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Alleged impersonation of U.S. citizenship results in charges

When one of our Roseville readers thinks about the criminal charge of identity theft, they most likely envision a person who steals another's credit cards and driver's license in order to make purchases over the Internet. While this type of impersonation is indeed one method of committing this crime, there are other ways a person could be arrested on this type of charge. One Sacramento man found this out the hard way recently, when he was charged with a variety of identity theft-related crimes.

According to the reports, the 69-year-old suspect will not only face an identity theft charge, but also charges of making false statements on government documents and theft of government property. The man is alleged to have applied for both an American passport as well as Social Security benefits, all under an assumed name and while falsely claiming United States citizenship.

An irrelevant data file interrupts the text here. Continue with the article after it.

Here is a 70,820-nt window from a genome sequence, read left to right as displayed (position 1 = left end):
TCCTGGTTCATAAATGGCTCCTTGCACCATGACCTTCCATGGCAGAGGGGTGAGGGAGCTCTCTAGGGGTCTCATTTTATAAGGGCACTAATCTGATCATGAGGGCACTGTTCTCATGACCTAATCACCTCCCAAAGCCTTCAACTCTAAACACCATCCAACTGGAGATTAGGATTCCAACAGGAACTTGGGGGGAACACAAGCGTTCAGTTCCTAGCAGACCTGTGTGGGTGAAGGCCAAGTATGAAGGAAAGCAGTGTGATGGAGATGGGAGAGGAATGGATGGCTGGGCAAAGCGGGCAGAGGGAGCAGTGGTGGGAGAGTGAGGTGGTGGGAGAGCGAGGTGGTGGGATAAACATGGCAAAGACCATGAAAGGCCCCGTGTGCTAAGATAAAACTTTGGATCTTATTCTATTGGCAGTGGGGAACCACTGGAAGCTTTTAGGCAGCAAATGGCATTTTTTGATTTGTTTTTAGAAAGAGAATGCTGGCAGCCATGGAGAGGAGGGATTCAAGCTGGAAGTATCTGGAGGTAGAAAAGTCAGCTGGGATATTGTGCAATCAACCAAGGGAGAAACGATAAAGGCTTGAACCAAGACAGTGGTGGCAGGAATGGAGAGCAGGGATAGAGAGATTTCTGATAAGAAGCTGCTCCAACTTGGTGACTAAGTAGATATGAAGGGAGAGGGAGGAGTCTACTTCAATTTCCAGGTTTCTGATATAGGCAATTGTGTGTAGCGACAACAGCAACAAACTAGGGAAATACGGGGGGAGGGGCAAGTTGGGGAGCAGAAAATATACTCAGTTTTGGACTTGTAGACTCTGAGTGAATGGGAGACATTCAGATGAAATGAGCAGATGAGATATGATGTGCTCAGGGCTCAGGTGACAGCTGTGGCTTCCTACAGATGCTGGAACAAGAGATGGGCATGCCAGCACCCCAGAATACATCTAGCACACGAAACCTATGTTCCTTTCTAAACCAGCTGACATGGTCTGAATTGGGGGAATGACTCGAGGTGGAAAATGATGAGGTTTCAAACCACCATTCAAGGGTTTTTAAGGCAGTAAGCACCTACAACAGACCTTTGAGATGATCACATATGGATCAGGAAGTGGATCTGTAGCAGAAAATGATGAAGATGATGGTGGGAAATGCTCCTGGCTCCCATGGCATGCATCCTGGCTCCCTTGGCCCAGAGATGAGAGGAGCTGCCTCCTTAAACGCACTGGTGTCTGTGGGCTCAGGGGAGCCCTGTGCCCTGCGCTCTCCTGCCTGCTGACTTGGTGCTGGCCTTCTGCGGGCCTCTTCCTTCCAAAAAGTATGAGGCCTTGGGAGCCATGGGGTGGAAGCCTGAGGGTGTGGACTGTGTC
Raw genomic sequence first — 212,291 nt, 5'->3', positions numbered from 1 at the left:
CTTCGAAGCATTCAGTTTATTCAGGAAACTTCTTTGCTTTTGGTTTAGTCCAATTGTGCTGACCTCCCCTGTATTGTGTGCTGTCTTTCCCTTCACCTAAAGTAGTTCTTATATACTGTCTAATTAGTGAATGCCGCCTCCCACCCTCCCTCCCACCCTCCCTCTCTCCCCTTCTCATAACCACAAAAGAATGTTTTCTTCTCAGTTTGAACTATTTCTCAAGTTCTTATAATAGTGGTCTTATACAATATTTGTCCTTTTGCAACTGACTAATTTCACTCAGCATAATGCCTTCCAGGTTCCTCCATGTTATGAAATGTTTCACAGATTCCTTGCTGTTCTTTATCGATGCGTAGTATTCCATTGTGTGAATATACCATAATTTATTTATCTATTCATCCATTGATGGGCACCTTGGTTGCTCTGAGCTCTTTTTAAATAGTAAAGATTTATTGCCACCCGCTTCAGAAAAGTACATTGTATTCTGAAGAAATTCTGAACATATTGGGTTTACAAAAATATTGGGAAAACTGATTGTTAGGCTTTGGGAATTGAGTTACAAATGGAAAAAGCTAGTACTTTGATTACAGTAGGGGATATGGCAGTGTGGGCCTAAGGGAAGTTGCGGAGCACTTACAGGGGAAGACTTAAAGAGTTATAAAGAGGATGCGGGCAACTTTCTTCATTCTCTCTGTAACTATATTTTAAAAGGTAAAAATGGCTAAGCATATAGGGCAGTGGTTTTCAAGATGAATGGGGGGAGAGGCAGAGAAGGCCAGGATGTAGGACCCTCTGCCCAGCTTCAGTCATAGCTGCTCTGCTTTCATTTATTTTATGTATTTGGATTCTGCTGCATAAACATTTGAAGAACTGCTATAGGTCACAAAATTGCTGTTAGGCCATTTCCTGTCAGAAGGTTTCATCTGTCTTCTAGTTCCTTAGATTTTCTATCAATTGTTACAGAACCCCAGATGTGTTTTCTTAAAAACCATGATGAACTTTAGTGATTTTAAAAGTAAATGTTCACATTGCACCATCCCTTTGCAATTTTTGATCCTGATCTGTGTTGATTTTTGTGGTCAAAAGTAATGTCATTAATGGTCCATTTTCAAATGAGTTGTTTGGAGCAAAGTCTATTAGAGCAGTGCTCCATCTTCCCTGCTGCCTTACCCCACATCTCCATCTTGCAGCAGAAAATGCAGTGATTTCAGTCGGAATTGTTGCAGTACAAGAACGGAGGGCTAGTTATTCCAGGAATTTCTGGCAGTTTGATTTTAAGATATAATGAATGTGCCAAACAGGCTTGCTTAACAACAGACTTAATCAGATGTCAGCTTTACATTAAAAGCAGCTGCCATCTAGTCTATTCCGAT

He reportedly received $33,711 in Social Security benefits over a three and a half year period. He applied for a passport in October of last year, after he had allegedly been receiving the Social Security funds for about three years.

Along with identity theft, embezzlement, forgery and fraud are all considered to be "white collar" crimes. However, if the perception is that these types of offenses are less serious than, say, something like auto theft or robbery, that perception is wrong. And, due to the fact that oftentimes detailed records and financial documents are involved, devising a criminal defense strategy for one of these charges can actually be even harder to accomplish. For this 69-year-old man, the charges are serious and only time will tell if he is able to come up with the right strategy in his case.

Source: The Sacramento Bee, "Sacramento man indicted for fraud, identity theft," Cathy Locke, May 30, 2013

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